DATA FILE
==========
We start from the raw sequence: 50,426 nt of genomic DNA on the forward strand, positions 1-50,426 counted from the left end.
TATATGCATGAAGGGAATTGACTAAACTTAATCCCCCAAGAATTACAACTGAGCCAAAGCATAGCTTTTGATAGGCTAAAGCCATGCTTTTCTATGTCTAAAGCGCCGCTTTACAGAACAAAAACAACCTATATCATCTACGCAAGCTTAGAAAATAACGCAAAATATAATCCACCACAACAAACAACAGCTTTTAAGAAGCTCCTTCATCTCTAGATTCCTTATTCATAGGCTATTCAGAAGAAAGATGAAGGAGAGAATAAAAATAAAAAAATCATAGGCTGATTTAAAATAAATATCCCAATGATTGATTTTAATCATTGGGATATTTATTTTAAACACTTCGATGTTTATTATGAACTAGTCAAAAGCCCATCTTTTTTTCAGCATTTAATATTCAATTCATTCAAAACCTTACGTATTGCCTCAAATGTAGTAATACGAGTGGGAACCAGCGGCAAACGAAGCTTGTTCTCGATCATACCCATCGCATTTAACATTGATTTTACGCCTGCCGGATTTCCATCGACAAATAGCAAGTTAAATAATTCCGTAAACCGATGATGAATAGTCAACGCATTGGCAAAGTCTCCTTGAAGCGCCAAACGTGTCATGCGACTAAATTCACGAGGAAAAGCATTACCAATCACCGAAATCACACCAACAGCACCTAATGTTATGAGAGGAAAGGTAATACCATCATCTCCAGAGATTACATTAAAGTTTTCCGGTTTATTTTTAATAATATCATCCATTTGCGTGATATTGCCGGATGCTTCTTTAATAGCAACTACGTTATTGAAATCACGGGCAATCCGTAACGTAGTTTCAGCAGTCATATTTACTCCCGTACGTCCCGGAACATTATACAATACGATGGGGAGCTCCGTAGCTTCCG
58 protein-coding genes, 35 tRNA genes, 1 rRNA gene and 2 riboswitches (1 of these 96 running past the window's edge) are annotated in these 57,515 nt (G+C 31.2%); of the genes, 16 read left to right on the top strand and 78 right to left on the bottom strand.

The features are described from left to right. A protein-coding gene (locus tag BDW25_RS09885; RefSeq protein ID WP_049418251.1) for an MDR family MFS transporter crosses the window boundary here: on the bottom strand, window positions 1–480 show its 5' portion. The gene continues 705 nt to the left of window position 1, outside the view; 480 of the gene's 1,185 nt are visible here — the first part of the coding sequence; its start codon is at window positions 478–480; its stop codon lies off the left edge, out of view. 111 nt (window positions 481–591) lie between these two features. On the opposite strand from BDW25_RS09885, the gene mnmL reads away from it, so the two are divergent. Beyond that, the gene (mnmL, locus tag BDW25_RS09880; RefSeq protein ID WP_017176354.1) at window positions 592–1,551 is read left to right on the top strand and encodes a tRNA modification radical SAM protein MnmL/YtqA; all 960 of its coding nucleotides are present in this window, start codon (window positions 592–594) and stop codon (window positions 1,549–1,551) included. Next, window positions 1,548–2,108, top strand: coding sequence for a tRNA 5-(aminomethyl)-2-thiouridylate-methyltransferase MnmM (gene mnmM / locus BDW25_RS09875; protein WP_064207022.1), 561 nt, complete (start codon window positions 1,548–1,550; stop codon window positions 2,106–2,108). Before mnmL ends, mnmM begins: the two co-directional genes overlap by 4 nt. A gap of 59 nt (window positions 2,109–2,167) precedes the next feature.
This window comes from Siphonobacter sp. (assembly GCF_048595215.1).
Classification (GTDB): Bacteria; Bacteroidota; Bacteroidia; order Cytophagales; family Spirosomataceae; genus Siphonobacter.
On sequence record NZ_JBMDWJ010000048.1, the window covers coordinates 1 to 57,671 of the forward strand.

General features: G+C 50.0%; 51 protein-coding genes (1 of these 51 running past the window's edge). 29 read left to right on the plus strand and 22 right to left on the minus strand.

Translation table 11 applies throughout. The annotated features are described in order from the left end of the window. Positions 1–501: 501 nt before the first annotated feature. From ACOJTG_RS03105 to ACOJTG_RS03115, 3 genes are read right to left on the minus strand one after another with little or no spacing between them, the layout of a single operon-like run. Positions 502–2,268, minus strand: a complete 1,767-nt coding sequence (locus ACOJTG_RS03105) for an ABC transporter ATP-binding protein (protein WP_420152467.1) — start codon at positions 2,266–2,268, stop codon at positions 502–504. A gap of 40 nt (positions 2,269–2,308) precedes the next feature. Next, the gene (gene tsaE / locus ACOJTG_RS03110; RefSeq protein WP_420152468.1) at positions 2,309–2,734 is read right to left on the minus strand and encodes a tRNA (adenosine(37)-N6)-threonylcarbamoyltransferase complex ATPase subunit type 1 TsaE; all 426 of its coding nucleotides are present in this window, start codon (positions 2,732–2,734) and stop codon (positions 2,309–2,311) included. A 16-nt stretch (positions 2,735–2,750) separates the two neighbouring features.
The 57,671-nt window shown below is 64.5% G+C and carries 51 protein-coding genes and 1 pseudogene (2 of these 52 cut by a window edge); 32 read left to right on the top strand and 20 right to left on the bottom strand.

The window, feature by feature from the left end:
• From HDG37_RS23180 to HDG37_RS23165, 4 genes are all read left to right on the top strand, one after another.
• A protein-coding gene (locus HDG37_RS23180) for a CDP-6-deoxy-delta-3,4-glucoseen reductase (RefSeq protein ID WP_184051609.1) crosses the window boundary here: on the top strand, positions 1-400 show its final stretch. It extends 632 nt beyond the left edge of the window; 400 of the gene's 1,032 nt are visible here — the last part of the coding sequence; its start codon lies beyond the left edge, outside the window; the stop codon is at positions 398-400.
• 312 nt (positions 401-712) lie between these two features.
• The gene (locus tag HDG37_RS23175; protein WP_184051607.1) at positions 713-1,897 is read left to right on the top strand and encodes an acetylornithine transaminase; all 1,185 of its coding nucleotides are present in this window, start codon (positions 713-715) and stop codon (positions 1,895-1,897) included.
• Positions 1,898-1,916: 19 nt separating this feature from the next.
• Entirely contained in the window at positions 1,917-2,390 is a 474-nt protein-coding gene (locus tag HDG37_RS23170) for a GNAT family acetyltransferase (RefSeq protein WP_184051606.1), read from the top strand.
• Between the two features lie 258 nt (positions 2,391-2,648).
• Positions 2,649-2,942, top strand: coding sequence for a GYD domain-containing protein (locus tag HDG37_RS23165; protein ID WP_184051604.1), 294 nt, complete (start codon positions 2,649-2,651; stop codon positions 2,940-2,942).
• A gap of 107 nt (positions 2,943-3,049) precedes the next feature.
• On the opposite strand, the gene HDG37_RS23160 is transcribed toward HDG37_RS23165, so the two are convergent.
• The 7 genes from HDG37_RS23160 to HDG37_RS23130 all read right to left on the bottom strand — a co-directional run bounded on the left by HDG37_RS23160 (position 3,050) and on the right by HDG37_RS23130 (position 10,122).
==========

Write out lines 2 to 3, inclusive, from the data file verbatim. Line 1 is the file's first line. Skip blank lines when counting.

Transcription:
TATATGCATGAAGGGAATTGACTAAACTTAATCCCCCAAGAATTACAACTGAGCCAAAGCATAGCTTTTGATAGGCTAAAGCCATGCTTTTCTATGTCTAAAGCGCCGCTTTACAGAACAAAAACAACCTATATCATCTACGCAAGCTTAGAAAATAACGCAAAATATAATCCACCACAACAAACAACAGCTTTTAAGAAGCTCCTTCATCTCTAGATTCCTTATTCATAGGCTATTCAGAAGAAAGATGAAGGAGAGAATAAAAATAAAAAAATCATAGGCTGATTTAAAATAAATATCCCAATGATTGATTTTAATCATTGGGATATTTATTTTAAACACTTCGATGTTTATTATGAACTAGTCAAAAGCCCATCTTTTTTTCAGCATTTAATATTCAATTCATTCAAAACCTTACGTATTGCCTCAAATGTAGTAATACGAGTGGGAACCAGCGGCAAACGAAGCTTGTTCTCGATCATACCCATCGCATTTAACATTGATTTTACGCCTGCCGGATTTCCATCGACAAATAGCAAGTTAAATAATTCCGTAAACCGATGATGAATAGTCAACGCATTGGCAAAGTCTCCTTGAAGCGCCAAACGTGTCATGCGACTAAATTCACGAGGAAAAGCATTACCAATCACCGAAATCACACCAACAGCACCTAATGTTATGAGAGGAAAGGTAATACCATCATCTCCAGAGATTACATTAAAGTTTTCCGGTTTATTTTTAATAATATCATCCATTTGCGTGATATTGCCGGATGCTTCTTTAATAGCAACTACGTTATTGAAATCACGGGCAATCCGTAACGTAGTTTCAGCAGTCATATTTACTCCCGTACGTCCCGGAACATTATACAATACGATGGGGAGCTCCGTAGCTTCCG
58 protein-coding genes, 35 tRNA genes, 1 rRNA gene and 2 riboswitches (1 of these 96 running past the window's edge) are annotated in these 57,515 nt (G+C 31.2%); of the genes, 16 read left to right on the top strand and 78 right to left on the bottom strand.